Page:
The URI of the newly created resource e.g. /employers/93017373

Response

body

The response contains an empty body.

Most used response codes ​​

201

Created

Default response code if the resource is created.

409

Conflict

The resource could not be created because the request is in conflict with the current state of the resource. E.g. the resource already exists (duplicate key violation).

303

See Other

The resource already exists. May be returned instead of 409 Conflict if it is considered a normal use case to perform the operation for an already existing resource. The Location header refers to the resource.

200 OK should not be used with POST for creating resources.
POST /employers HTTP/1.1

HTTP/1.1 201 Created
Location: /employers/93017373
Content-Length: 0
Date: Wed, 06 Jan 2016 15:37:16 GMT

4.4.5. Remove

A selection of items can be removed from a collection using the DELETE method. In fact, the collection itself cannot be removed, but it can be emptied if all its items are removed. By using query parameters, the items to be removed can be filtered. In order to remove a single specific item from a collection, use DELETE on the document resource.

DELETE

/employers

Delete all the employers documents in the collection.

Parameters

name

query-param

Remove only employers that have a specific name.

Response

body

Empty or a message incidating success.

Most used response codes

200

OK

The items are successfully removed from the collection and returned.

204

No content

The items are successfully removed from the collection but no additional content is included in the response body.

400

Bad Request

Generic error on client side. For example, the syntax of the request is invalid.

404

Not found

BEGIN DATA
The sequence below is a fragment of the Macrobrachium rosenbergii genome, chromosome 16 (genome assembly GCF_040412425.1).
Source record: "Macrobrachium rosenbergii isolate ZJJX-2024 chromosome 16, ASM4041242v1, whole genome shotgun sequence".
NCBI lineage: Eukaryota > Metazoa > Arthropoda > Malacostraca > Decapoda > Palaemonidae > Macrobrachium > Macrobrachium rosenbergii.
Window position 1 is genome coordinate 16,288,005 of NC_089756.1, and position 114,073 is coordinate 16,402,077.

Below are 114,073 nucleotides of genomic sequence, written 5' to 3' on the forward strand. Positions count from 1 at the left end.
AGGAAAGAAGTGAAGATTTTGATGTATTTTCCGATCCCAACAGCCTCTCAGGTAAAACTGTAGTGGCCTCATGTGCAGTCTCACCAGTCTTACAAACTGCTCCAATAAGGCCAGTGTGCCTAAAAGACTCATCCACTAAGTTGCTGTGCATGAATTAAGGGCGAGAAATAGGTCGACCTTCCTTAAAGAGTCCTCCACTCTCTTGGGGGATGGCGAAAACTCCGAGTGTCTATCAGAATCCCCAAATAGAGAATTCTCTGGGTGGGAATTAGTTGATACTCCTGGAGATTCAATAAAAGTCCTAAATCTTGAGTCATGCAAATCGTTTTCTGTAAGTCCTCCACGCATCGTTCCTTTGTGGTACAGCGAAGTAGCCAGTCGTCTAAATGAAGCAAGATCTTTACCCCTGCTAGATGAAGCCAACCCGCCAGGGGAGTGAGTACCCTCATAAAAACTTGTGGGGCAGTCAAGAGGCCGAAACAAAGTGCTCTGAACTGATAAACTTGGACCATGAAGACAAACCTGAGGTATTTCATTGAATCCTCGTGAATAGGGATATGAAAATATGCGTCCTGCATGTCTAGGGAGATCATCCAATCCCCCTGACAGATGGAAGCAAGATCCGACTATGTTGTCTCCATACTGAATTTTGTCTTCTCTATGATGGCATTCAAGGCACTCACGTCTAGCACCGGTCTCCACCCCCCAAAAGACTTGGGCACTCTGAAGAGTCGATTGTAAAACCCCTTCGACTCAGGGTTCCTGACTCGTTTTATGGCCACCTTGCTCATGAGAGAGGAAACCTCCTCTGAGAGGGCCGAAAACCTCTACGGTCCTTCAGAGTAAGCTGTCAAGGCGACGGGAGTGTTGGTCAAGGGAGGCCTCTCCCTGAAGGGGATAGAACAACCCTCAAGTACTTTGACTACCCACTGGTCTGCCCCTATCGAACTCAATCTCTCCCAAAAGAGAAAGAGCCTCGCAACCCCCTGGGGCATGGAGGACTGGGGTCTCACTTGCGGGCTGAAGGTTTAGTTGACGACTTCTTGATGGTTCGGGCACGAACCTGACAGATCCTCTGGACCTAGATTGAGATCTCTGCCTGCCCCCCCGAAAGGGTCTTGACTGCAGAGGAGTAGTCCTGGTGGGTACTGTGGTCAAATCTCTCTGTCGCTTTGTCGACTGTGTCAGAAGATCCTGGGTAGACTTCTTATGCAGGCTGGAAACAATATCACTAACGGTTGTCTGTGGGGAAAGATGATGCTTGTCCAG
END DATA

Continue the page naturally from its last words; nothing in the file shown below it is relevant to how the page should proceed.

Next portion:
The collection resource does not exist and thus cannot be deleted.

4.5. Controller

A controller resource models a procedural concept. Controller resources are like executable functions, with parameters and return values; inputs and outputs.

A REST API can rely on controller resources to perform application-specific actions that cannot be logically mapped to one of the standard methods (standard CRUD-operations).

Rule 20: Controller resource

A controller resource name is a verb instead of a noun.

The HTTP method on a controller SHOULD be:

  • POST for actions with side effects (state change) or actions without side effects but requiring a request body

  • GET for idempotent actions without side effects

Example 21. Controller examples

Withdrawal from an account:

POST /accounts/123/withdraw

Sending a notification to an employer:

POST /employers/93017373/sendNotification

Converting money from one currency to another (using GET because of no side effects):

GET /convertMoney?from=EUR&amount=45&to=USD

4.5.1. Controller vs document

Rule 21: Reification of controller resource

Before using a controller resource to represent an action, consider reifying the action as a collection or document resource (noun) describing the intent of the action.

Long running tasks are an example of actions modelled as a collection/document instead of a controller.

Example 22. Reification examples

Withdrawal from an account as a controller resource:

POST /account/123/withdraw

or as a collection resource:

POST /account/123/withdrawals

Using a noun improves extensibility in this case. For instance, a GET operation could be added to consult a history of all withdrawals executed on the account.

5. HTTP Methods

5.1. GET

GET must be used to retrieve a representation of a resource. It is a strict read-only method, which should never modify the state of the resource.

HEAD should be used to only retrieve the HTTP response headers​. HEAD returns the same response as GET, except that the API returns an empty body. It is strictly read-only.

5.3. POST

POST must be used to create a new resource in a collection or to execute a controller resource.

The POST request’s body contains the suggested state representation of the new resource to be added to the server-owned collection. The response should contain a Location HTTP header containing the newly created URI.

POST operations may have side effects (i.e. modify state), and are not required to be idempotent.

5.4. PUT

PUT must be used to update a stored resource under a consumer supplied URI. It could be used to insert a new resource in case the client application decides on the resource identifier.